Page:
Homeland Security Oversight, Investigations, and Management Subcommittee Hearing on Lessons of Information Sharing from Fort Hood

September 18, 2012

The Homeland Security Subcommittee on Oversight, Investigations, and Management, chaired by Rep. Michael McCaul (R-TX), held a hearing entitled “Lessons From Fort Hood: Improving our Ability to Connect the Dots.”

In November 2009, 13 people were killed and many more wounded when U.S. Army Major Nidal Hasan, a radicalized soldier, attacked Fort Hood, TX. Hasan was inspired to carry out the shootings on the military base by radical U.S.-born cleric Anwar al-Awalki, with whom he had corresponded by email. Their correspondence was brought to the attention of federal law enforcement prior to the attack, but the information was not acted upon.

In the aftermath of the terrorist attack at Fort Hood, Judge William H. Webster was commissioned to conduct an investigation of the FBI’s actions in the events leading up to the attack. In July 2012, the William H. Webster Commission released a final report, which made 18 recommendations to correct weaknesses found in the FBI’s policy guidance, technology, information review protocols, and training. Tomorrow’s hearing will review these findings and recommendations. Members will also have the opportunity to examine the progress made and the work that remains in information sharing within the Intelligence Community since the attack at Fort Hood.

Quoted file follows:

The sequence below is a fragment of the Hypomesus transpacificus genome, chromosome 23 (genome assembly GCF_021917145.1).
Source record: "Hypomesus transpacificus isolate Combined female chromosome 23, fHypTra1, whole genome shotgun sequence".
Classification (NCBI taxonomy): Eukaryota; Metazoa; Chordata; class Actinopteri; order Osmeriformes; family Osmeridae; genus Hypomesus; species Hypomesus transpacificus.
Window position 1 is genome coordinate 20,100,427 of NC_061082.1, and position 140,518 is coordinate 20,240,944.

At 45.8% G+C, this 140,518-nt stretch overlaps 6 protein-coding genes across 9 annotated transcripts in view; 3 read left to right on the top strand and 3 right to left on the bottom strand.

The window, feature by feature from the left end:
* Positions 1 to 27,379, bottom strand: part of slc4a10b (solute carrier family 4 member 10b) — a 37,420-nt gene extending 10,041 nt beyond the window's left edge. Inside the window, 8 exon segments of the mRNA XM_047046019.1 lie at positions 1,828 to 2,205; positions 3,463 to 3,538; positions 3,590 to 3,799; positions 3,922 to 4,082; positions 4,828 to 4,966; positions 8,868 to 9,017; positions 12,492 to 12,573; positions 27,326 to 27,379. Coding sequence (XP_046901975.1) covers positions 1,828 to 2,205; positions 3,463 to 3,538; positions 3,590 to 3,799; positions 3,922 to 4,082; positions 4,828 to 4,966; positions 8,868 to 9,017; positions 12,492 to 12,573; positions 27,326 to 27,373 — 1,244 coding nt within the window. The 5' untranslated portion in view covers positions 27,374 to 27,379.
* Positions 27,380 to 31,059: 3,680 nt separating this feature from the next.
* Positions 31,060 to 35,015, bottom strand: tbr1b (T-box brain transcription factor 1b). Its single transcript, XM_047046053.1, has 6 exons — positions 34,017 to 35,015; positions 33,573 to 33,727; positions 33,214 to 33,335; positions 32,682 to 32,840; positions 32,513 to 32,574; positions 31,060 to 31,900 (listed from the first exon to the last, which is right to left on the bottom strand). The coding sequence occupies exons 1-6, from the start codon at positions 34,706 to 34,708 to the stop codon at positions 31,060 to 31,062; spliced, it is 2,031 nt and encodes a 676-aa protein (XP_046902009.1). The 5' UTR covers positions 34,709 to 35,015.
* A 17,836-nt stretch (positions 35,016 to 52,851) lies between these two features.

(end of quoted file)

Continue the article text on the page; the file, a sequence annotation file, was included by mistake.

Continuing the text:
McCaul said: “Can we improve our ability to connect the dots? The 9/11 attacks, which happened eleven years ago this week, required our government to review how we share intelligence information among relevant agencies and with state and local law enforcement. The 9/11 Commission report stressed the importance of full scope intelligence analysis that draws from all relevant sources of information, and concluded the biggest impediment to all source analysis is a systemic resistance to sharing information. Since 2005, the Government Accountability Office has also designated terrorism-related information sharing as high-risk because challenges exist in analyzing key information and sharing it among security partners. Based on factual reports, it appears, in the case of the Fort Hood shootings, accurately analyzing a threat is still problematic. In this case, accurate information was not shared between the Department of Defense, the Federal Bureau of Investigation and other agencies, which led to an incomplete picture and a less-than-robust investigation of someone who was, as his peers have referred to him, a ‘ticking time bomb.’ Our hearing will examine the human and systematic elements to get a better understanding of the facts of the Fort Hood case as we now know them - to better understand how these facts that seem so obviously alarming now were missed by seasoned professionals - and to understand how the Intelligence Community as a whole can benefit from the lessons learned from the tragedy at Fort Hood.”

Terms of Use | Copyright © 2002 - 2012 CONSTITUENTWORKS SM  CORPORATION. All rights reserved. | Privacy Statement